The Währing district offers two craft brewers a short walk from one another: the Highlander (www.the-highlander.at) and Lichtenthaler Bräu. The former is a familial gastropub that, in addition to 1516, serves one of the few year-round stouts. This stout is no Guinness, but a lighter variety with just as much robust flavour, perfect for a summer day on the leafy Sobieskiplatz.

Just around the corner, the Lichtenthaler Bräu (www.lichtenthalerbraeu.at) offers unique taste experiments by students at the nearby University of Natural Resources and Life Sciences (aka “BoKu”). Don’t worry, the results are remarkable. Special brews have included Weizenbock, red lager, oatmeal stout, and a Pale Ale with Bravo hops.

Instead of saving the best for last, you may want to devote an entire evening to the Kadlez Bräu (www.kadlez.at) in Floridsdorf. Well worth the trip across the Danube, Christian Schneider’s creations have won numerous awards since 2004. Proud of his pure-bodied Pils, he also brews smooth and full-flavoured Zwickl and a filtered Helles using clean, mountain-fed Vienna water, producing a remarkably fresh finish. Consider yourself lucky if you catch his thick-headed Florida Pale Ale.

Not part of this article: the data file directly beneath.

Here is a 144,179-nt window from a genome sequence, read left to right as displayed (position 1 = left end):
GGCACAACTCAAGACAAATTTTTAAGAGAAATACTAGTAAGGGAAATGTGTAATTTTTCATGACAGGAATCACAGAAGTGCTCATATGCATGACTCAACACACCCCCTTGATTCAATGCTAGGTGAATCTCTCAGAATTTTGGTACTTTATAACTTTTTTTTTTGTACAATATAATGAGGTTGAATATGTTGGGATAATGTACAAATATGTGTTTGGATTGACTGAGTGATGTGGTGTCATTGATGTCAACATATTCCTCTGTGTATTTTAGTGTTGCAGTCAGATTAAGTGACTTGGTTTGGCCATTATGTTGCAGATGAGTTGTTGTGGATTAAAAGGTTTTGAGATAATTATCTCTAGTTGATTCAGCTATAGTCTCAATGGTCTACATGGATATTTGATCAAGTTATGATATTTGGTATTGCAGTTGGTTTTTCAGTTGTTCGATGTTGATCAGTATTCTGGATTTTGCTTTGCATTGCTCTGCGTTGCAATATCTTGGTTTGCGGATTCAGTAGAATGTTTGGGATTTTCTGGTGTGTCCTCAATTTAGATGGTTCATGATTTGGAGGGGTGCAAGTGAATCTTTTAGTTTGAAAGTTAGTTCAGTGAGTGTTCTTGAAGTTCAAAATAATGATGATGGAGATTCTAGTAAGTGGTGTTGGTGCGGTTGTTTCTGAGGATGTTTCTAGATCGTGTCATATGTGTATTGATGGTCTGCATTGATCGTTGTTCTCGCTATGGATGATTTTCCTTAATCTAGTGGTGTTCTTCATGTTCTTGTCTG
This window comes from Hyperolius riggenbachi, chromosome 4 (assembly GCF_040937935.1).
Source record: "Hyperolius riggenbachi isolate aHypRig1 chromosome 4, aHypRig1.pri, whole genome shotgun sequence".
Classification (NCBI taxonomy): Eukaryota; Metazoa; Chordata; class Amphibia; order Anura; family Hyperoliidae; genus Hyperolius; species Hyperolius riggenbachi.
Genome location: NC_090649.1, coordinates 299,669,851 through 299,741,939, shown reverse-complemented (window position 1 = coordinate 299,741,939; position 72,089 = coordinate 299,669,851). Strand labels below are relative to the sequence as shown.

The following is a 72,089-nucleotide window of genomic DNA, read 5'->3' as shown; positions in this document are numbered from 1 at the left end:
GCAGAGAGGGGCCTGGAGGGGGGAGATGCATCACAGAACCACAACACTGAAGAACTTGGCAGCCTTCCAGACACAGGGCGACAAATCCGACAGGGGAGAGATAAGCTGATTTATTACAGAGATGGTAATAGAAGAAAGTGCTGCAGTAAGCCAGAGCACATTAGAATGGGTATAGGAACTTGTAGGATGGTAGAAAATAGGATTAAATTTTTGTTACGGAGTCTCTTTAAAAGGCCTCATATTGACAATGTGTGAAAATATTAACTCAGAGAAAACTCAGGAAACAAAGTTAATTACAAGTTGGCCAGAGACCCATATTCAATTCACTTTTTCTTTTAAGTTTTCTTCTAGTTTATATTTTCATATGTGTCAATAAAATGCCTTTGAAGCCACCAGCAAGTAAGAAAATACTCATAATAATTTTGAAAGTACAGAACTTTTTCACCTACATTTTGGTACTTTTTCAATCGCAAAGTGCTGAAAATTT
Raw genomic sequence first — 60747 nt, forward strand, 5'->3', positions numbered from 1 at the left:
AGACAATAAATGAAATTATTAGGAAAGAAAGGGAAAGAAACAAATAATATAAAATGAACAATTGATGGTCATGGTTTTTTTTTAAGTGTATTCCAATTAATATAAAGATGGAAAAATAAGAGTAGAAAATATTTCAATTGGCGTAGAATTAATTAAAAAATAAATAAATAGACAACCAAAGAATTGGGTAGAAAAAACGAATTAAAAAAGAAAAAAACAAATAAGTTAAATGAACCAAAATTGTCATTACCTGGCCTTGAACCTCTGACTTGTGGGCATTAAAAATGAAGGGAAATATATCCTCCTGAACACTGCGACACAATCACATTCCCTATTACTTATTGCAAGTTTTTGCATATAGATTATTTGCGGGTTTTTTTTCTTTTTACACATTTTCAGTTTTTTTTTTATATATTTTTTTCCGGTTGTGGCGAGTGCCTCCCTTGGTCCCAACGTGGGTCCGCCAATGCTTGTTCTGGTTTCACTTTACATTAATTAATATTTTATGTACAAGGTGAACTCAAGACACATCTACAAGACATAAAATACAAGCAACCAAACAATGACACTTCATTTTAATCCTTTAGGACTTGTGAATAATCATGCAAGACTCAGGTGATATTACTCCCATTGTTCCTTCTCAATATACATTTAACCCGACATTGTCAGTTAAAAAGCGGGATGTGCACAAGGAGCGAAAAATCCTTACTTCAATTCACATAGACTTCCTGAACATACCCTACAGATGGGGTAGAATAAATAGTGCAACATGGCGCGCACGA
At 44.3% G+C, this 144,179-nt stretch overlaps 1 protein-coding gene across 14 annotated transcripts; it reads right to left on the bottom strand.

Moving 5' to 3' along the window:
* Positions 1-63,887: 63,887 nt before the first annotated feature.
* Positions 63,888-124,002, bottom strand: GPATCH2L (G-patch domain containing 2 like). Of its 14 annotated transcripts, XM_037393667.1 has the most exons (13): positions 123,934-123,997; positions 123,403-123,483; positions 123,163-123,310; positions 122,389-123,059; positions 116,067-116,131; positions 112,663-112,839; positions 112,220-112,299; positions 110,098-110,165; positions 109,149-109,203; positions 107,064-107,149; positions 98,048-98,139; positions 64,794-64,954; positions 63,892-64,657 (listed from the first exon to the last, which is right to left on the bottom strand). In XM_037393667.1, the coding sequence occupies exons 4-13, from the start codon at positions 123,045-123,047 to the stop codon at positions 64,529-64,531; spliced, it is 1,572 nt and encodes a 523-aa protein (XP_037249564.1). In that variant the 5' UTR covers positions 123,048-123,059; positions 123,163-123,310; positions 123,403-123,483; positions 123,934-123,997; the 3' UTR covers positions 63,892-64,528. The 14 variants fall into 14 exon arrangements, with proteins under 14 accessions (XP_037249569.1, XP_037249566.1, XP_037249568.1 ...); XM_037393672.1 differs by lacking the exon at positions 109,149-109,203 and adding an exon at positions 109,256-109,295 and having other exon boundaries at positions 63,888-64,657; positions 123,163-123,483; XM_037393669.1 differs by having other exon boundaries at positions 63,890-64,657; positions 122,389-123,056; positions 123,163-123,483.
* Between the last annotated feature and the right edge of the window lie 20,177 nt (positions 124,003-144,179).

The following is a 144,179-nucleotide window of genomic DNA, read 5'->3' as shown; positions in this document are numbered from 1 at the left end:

Lastly, for a jaw-dropping selection of craft beers from all around Austria and beyond, the Känguruh Pub (www.känguruh-pub.at) located a short walk from the Westbahnhof has likely the best in Vienna. The church altar-style bar seems like a shrine to good flavor, as the list of numerous Austrian craft beers like the Forstner Brauerei in Styria, and no less than 130 bottled Belgian beers should keep your taste buds occupied.

Given these highlights, there is surely something new a-brewing in Vienna. But as with many things, it’s best to find out for yourself.

 

Bier Guide Conrad SeidlBier Guide

by Conrad Seidl

MediaNet 2012

www.bier-guide.net